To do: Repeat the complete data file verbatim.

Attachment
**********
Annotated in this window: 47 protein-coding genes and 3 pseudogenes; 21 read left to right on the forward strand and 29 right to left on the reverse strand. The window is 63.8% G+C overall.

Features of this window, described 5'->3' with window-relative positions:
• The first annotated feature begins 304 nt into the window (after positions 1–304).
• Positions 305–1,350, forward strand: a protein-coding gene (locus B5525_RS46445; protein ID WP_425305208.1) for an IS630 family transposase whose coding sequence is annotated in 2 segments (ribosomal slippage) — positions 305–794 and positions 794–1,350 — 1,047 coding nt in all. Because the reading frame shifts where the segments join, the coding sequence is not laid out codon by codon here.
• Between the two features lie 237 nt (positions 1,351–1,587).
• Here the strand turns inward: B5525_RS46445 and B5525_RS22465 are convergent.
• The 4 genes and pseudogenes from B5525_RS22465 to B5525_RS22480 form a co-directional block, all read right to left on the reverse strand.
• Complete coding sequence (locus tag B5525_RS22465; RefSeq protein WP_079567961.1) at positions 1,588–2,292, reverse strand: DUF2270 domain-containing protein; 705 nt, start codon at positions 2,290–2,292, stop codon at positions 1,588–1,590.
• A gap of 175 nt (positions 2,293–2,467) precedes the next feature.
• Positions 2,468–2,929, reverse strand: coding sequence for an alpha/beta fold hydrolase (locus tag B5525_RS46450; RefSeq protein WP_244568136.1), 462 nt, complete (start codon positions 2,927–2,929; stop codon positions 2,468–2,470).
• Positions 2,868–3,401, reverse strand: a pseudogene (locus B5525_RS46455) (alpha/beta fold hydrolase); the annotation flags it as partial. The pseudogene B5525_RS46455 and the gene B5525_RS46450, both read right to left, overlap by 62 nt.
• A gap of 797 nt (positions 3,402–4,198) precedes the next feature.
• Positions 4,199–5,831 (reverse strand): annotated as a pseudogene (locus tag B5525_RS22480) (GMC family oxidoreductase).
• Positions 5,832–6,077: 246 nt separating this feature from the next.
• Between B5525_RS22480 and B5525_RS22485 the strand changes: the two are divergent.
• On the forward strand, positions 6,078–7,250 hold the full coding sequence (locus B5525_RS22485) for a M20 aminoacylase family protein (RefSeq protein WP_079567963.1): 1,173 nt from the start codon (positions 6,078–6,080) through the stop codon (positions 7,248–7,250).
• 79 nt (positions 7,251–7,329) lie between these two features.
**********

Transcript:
Annotated in this window: 47 protein-coding genes and 3 pseudogenes; 21 read left to right on the forward strand and 29 right to left on the reverse strand. The window is 63.8% G+C overall.

Features of this window, described 5'->3' with window-relative positions:
• The first annotated feature begins 304 nt into the window (after positions 1–304).
• Positions 305–1,350, forward strand: a protein-coding gene (locus B5525_RS46445; protein ID WP_425305208.1) for an IS630 family transposase whose coding sequence is annotated in 2 segments (ribosomal slippage) — positions 305–794 and positions 794–1,350 — 1,047 coding nt in all. Because the reading frame shifts where the segments join, the coding sequence is not laid out codon by codon here.
• Between the two features lie 237 nt (positions 1,351–1,587).
• Here the strand turns inward: B5525_RS46445 and B5525_RS22465 are convergent.
• The 4 genes and pseudogenes from B5525_RS22465 to B5525_RS22480 form a co-directional block, all read right to left on the reverse strand.
• Complete coding sequence (locus tag B5525_RS22465; RefSeq protein WP_079567961.1) at positions 1,588–2,292, reverse strand: DUF2270 domain-containing protein; 705 nt, start codon at positions 2,290–2,292, stop codon at positions 1,588–1,590.
• A gap of 175 nt (positions 2,293–2,467) precedes the next feature.
• Positions 2,468–2,929, reverse strand: coding sequence for an alpha/beta fold hydrolase (locus tag B5525_RS46450; RefSeq protein WP_244568136.1), 462 nt, complete (start codon positions 2,927–2,929; stop codon positions 2,468–2,470).
• Positions 2,868–3,401, reverse strand: a pseudogene (locus B5525_RS46455) (alpha/beta fold hydrolase); the annotation flags it as partial. The pseudogene B5525_RS46455 and the gene B5525_RS46450, both read right to left, overlap by 62 nt.
• A gap of 797 nt (positions 3,402–4,198) precedes the next feature.
• Positions 4,199–5,831 (reverse strand): annotated as a pseudogene (locus tag B5525_RS22480) (GMC family oxidoreductase).
• Positions 5,832–6,077: 246 nt separating this feature from the next.
• Between B5525_RS22480 and B5525_RS22485 the strand changes: the two are divergent.
• On the forward strand, positions 6,078–7,250 hold the full coding sequence (locus B5525_RS22485) for a M20 aminoacylase family protein (RefSeq protein WP_079567963.1): 1,173 nt from the start codon (positions 6,078–6,080) through the stop codon (positions 7,248–7,250).
• 79 nt (positions 7,251–7,329) lie between these two features.